In addition to the sample size issue, logistics can also be a challenge to ensure that evaluators do not remember the initial attribute they assigned to a scenario when they see it for the second time. Of course, this can be avoided a bit by increasing the sample size and, better yet, wait a while before the scenarios are made available to reviewers a second time (maybe one to two weeks). Randomized passage from one comment to another can also be helpful. In addition, evaluators also tend to work differently if they know they are being examined, so the fact that they know that it is a test can also skew the results. Hiding this in one way or another can help, but it`s almost impossible to achieve it, despite the fact that it borders on ethics. And beyond the fact that they are at best marginally effective, these solutions increase the complexity and time of an already difficult study. The audit should help to identify the specific people and codes that are the main sources of problems and the evaluation of the attribute agreement should help to determine the relative contribution of reproducibility and reproducibility problems for those specific codes (and individuals). In addition, many bug databases have problems with precision records that indicate where an error was created because the place where the error is detected is recorded and not where the error was created. When the error is detected, there is not much to identify the causes, therefore the accuracy of the site assignment should also be an element of the audit.

I put all the default results and evaluation on Minitab and run the attribute agreement analysis. Then I saw that the chords in „Within Appraisers“ and „Appraiser vs Standard“ were about 60%. Some Kappa values were less than 0.6. The result was quite bad. Attribute agreement analysis can be a great tool for detecting sources of inaccuracies in a bug tracking system, but it should be used with great care, consideration, and minimal complexity, if used at all. The best way to do this is to audit the database and then use the results of that audit to perform a focused and optimized analysis of repeatability and reproducibility. For example, if repeatability is the main problem, evaluators are confused or undecided on certain criteria. If reproducibility is the problem, then evaluators have strong opinions on certain conditions, but those opinions differ. If the problems are shown by several evaluators, the problems are systemic or procedural.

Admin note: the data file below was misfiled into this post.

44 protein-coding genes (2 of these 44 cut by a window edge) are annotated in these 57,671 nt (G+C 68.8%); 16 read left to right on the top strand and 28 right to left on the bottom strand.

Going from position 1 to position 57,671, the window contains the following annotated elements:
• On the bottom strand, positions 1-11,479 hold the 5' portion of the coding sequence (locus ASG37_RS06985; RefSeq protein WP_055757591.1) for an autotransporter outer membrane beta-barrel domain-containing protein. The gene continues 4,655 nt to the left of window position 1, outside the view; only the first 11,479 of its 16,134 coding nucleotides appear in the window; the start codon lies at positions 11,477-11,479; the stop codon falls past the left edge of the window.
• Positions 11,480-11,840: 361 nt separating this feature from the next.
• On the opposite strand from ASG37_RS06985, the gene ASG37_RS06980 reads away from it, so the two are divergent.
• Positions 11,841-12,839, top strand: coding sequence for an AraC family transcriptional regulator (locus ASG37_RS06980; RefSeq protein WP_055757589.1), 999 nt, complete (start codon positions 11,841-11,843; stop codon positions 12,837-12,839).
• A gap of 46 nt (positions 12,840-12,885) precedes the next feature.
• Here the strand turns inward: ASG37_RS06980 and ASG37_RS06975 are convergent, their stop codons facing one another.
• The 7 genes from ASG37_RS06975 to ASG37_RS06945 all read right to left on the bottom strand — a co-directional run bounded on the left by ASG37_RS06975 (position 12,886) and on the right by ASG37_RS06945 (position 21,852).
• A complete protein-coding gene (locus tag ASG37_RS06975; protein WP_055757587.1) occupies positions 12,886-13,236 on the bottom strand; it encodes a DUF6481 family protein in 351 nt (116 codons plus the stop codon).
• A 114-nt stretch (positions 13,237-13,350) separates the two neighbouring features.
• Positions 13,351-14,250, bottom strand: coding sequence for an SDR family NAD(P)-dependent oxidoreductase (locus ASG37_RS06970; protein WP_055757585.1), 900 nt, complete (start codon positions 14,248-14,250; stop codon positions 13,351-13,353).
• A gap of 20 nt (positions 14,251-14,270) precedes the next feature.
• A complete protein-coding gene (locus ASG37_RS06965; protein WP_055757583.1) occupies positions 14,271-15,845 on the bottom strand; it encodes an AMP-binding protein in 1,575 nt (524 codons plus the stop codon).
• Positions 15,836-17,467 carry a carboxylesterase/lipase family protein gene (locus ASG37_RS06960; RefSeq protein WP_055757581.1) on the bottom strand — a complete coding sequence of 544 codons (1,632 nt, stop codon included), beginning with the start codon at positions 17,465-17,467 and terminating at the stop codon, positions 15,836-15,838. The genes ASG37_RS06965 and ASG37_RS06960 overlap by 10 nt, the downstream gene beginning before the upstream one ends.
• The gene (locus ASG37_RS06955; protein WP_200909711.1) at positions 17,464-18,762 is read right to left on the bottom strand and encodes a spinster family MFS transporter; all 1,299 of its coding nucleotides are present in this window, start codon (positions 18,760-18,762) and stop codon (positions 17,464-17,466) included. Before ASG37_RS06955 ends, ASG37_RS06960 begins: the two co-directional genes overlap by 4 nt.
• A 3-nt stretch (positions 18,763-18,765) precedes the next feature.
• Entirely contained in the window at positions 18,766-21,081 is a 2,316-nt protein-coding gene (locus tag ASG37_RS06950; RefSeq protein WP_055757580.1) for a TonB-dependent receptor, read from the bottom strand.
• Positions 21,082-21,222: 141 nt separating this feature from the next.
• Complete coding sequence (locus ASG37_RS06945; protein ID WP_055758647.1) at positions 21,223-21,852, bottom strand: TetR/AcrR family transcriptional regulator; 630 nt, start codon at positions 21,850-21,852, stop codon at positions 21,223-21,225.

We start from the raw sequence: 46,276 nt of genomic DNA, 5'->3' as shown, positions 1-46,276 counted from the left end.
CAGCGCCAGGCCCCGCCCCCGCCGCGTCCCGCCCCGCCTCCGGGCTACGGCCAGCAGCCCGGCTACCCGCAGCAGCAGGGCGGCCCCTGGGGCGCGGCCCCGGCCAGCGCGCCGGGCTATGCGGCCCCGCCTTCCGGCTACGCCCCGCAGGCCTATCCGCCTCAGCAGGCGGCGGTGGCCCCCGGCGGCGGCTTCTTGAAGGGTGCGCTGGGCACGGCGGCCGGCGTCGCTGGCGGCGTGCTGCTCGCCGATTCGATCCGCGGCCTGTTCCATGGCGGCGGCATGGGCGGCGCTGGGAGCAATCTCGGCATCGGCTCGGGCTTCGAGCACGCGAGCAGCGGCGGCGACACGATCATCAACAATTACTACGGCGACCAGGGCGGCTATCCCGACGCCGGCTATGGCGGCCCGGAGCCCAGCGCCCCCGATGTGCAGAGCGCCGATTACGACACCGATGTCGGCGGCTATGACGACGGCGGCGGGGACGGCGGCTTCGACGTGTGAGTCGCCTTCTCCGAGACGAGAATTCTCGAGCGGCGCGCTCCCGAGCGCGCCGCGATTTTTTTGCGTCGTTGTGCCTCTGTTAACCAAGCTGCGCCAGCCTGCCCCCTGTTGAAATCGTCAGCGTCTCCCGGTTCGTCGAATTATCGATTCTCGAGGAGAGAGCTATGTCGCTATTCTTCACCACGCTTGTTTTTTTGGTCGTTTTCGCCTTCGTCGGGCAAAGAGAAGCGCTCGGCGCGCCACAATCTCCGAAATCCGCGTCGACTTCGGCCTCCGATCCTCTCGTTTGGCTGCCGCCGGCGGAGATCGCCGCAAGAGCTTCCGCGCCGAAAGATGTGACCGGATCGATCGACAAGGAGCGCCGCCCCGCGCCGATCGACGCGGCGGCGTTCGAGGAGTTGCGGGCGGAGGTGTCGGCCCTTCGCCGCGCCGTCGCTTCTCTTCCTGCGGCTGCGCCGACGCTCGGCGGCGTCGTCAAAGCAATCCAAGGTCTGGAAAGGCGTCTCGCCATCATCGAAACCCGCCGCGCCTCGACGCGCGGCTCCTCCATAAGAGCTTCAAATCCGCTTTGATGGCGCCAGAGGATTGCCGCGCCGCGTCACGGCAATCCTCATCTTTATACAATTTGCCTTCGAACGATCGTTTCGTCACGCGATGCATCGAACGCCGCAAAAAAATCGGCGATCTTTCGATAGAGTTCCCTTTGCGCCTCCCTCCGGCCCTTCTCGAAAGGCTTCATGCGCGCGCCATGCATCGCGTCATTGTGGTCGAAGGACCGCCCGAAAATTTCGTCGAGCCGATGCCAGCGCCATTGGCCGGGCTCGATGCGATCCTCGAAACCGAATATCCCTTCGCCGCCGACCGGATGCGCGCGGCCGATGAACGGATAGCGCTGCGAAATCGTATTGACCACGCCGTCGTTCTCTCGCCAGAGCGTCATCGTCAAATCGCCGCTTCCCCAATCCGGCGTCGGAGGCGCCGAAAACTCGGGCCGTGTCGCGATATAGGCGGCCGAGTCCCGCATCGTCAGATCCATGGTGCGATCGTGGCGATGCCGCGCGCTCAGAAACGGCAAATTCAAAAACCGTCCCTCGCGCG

If the problems concern only a few evaluators, the problems may simply require a little personal attention. In both cases, training or work aids could be adapted either to specific individuals or to all evaluators, depending on the number of evaluators guilty of imprecise attribution of attributes. The accuracy of a measurement system is analyzed by subdividing it into two essential components: repeatability (the ability of a particular evaluator to assign the same value or attribute several times under the same conditions) and reproducibility (the ability of several evaluators to agree among themselves for a number of circumstances). In the case of an attribute measurement system, repeatability or reproducibility problems inevitably cause accuracy problems. In addition, if one knows the overall accuracy, repeatability and reproducibility, distortions can be detected even in situations where decisions are systematically wrong. In this example, a repeatability assessment is used to illustrate the idea and it also applies to reproducibility. The point here is that many samples are needed to detect differences in an attribute analysis, and if the number of samples is doubled from 50 to 100, the test does not become much more sensitive. Of course, the difference that needs to be identified depends on the situation and the level of risk that the analyst is willing to take in his decision, but the reality is that with 50 scenarios, it will be difficult for an analyst to consider that there is a statistical difference in the repeatability of two evaluators with match rates of 96 percent and 86 percent. .

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